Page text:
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Because it leverages the browser and the web directly. I don't think of it as a replacement for traditional applications, but I do see it as an important step towards improving the functionality of the web.

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Quote:
Original post by Kylotan
Because it leverages the browser and the web directly. I don't think of it as a replacement for traditional applications, but I do see it as an important step towards improving the functionality of the web.


Agreed. I'm not sure I would agree that web development != development, however. The difference being that here we are leveraging the power of the browser rather than making up custom compiled apps. So the platform for launching these apps is already in place on most machines, which gives you a much wider audience than you could achieve with other application frameworks without considerable effort in deploying your product.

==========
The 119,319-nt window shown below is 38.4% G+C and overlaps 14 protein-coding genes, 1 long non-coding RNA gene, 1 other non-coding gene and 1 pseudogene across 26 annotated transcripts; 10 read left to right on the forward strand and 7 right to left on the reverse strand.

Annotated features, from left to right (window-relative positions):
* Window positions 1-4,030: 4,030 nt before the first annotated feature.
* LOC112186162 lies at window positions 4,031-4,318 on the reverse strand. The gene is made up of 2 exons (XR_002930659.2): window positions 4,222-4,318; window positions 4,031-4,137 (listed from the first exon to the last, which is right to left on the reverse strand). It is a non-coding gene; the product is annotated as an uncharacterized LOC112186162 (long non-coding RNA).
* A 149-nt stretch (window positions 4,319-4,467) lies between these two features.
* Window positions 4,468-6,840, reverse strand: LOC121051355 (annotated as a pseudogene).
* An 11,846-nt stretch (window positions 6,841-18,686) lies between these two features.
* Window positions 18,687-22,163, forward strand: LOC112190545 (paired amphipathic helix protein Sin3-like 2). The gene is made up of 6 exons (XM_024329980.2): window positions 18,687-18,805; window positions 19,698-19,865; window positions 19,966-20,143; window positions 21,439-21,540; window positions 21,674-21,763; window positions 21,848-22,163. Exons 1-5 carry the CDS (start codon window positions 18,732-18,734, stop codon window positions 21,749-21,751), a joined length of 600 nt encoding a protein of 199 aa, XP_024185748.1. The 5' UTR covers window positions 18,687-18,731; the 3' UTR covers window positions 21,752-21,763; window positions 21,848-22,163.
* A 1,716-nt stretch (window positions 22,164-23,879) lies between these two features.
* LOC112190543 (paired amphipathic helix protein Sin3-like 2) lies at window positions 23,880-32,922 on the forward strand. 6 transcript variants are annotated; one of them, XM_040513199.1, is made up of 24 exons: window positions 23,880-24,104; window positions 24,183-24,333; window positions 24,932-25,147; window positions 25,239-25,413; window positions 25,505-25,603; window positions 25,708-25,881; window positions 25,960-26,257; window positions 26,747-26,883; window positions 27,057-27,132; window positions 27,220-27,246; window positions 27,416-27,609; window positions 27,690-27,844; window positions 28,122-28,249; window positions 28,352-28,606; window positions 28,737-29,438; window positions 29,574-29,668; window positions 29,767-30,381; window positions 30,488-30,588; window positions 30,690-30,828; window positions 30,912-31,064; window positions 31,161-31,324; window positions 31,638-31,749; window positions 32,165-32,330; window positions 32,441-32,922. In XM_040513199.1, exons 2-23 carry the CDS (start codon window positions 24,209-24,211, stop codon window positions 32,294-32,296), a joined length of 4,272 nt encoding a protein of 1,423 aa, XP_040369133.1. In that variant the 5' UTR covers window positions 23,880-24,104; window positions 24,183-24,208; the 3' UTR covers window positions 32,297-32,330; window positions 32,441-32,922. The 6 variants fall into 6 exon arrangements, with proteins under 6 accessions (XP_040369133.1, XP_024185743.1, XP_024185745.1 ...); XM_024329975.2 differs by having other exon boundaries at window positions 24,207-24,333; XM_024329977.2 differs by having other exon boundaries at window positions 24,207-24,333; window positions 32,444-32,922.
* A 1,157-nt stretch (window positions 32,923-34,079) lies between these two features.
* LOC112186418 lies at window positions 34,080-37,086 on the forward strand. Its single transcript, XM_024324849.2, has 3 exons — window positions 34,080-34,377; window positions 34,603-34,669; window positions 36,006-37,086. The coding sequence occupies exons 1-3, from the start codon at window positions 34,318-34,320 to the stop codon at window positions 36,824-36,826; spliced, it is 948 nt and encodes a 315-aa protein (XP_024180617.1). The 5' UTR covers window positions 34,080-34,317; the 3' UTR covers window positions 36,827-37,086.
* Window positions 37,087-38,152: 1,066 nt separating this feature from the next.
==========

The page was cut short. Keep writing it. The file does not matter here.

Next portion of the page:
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Michael Tanczos

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I heard of ajax just recently and may be wrong but this is how I feel about ajax:

Wouldn't ajax be most appropriate for huge sites with databases such as member management and such? and with at least 1000 members, to simplify search.
or when a lot ( over 1Mbs of text ) of content MUST be delivered on one page.
Forexample, I currently developed an administration tool and has several categories, and the size is over 1Mbs on one HTML page.
I can do several things to avoid the download lag of 5 seconds on high speed internet:
1) make each of the 20 categories 1 page. and save each time the customers change something in 1 category, which is extremely inconvenient.
2) use ajax, get fast downloading speed, and save everything at once in the end.